Room 2: Building the Battalion focuses on using a new resource, Crowdmap, to try to build a permanent, online In Battalions community at 'Delphi Champions' in that room will be making the case for others to join them in using the In Battalions Crowdmap to take forward their top ideas from the In Battalions Delphi study. We'll also have some inspiring examples of culture professionals doing it for themselves, including Stella Duffy telling us more about FunPalaces and how she got that off the ground. One of our students, Liberty Martin, will be telling us more about how Crowdmap works, and how we intend to use it today, in just a moment.

Room 3: Money and Politics does what it says on the tin, examining funding models in the morning and political lobbying in the afternoon, in particular how UK arts and culture can best make their case to politicians in the run-up to the 2015 general election. If you look closely at your timetables you'll notice one panel in particular at the end of the day in that room, with no speakers at all. That was originally going to be a line-up of politicians from each of the main parties. I didn't have much luck. Those who turned us down include Sajid Javid, Ed Miliband, Ed Vaizey, Harriet Harman, Boris Johnson, Baroness Bonham Carter and pretty much everyone in between. Even UKIP and the Greens, who originally said yes, ducked out at the last minute. I'm told this has a lot to do with elected MPs being in their constituencies on a Friday, holding surgeries, but whatever the reason it shows we still have some work to do.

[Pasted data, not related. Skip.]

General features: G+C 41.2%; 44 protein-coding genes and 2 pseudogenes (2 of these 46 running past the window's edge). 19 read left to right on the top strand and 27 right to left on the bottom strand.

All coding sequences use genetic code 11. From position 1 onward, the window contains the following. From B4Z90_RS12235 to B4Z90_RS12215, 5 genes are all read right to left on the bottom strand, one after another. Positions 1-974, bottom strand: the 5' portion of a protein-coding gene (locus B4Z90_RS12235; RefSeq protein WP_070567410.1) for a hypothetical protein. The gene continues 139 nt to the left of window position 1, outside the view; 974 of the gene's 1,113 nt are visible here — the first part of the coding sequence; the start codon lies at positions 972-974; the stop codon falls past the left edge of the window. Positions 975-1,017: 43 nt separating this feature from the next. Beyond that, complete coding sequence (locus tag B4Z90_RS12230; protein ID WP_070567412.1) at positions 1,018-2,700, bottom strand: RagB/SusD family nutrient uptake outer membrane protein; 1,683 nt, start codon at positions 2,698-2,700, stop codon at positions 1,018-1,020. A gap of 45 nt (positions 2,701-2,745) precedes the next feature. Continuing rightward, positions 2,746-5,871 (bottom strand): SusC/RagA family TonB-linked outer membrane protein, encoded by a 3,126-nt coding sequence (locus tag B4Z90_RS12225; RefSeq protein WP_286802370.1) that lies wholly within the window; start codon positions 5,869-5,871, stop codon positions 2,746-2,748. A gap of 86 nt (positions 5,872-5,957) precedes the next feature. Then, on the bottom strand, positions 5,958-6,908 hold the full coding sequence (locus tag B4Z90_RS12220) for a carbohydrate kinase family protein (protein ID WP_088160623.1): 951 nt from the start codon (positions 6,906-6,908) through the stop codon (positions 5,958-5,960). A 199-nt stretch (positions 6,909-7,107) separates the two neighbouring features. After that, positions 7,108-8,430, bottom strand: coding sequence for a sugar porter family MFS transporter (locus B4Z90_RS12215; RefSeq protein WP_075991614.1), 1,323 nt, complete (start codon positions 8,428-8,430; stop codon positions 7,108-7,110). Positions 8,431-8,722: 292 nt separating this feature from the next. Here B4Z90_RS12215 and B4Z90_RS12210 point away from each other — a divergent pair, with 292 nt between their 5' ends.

But in the spirit of In Battalions: fuck them. We don't need them - well we do, but we don't need them today. Today is about culture professionals doing it for themselves. That panel is now The People's Panel: Ideas for Action, in which anyone present can register to speak throughout the day by tweeting me @finkennedy by 2.30pm, including, please, your idea for action to make ourselves heard in the run-up to 2015.

There's also an open mic slot in Room 2 at 3.30pm, in which those of you seeking partners or advice for new projects and initiatives can book 5 minute spots to make your pitch to the room. Tweet your Room Chair Ben Musgrave for that - details in your timetables.

So that's the festival format. One of the students pointed out that that makes me Michael Eavis, which is fine by me. Feel free to wander between rooms, to drop in and out and curate your own festival experience. Though we would be grateful if you drew the line at singing along and throwing pints of your own piss.

The findings of the original In Battalions report are well known, or certainly should be to the people in this room.
  • Two-thirds of respondents saying they had cancelled one or more production since April 2012 for funding reasons.
  • Half saying they are programming fewer new plays overall 
  • Half experiencing multiple funding cuts from the Arts Council, local councils, dwindling philanthropy and audiences with less to spend. 
  • Similar amounts admitting to curtailing workshops, residencies, play readings, schools and community work as they contract around their main stages.
In Battalions took on a life of its own in a way my co-author Helen Campbell Pickford and I never expected. It's been downloaded over 25,000 times, had broadsheet coverage and even had questions tabled in Parliament.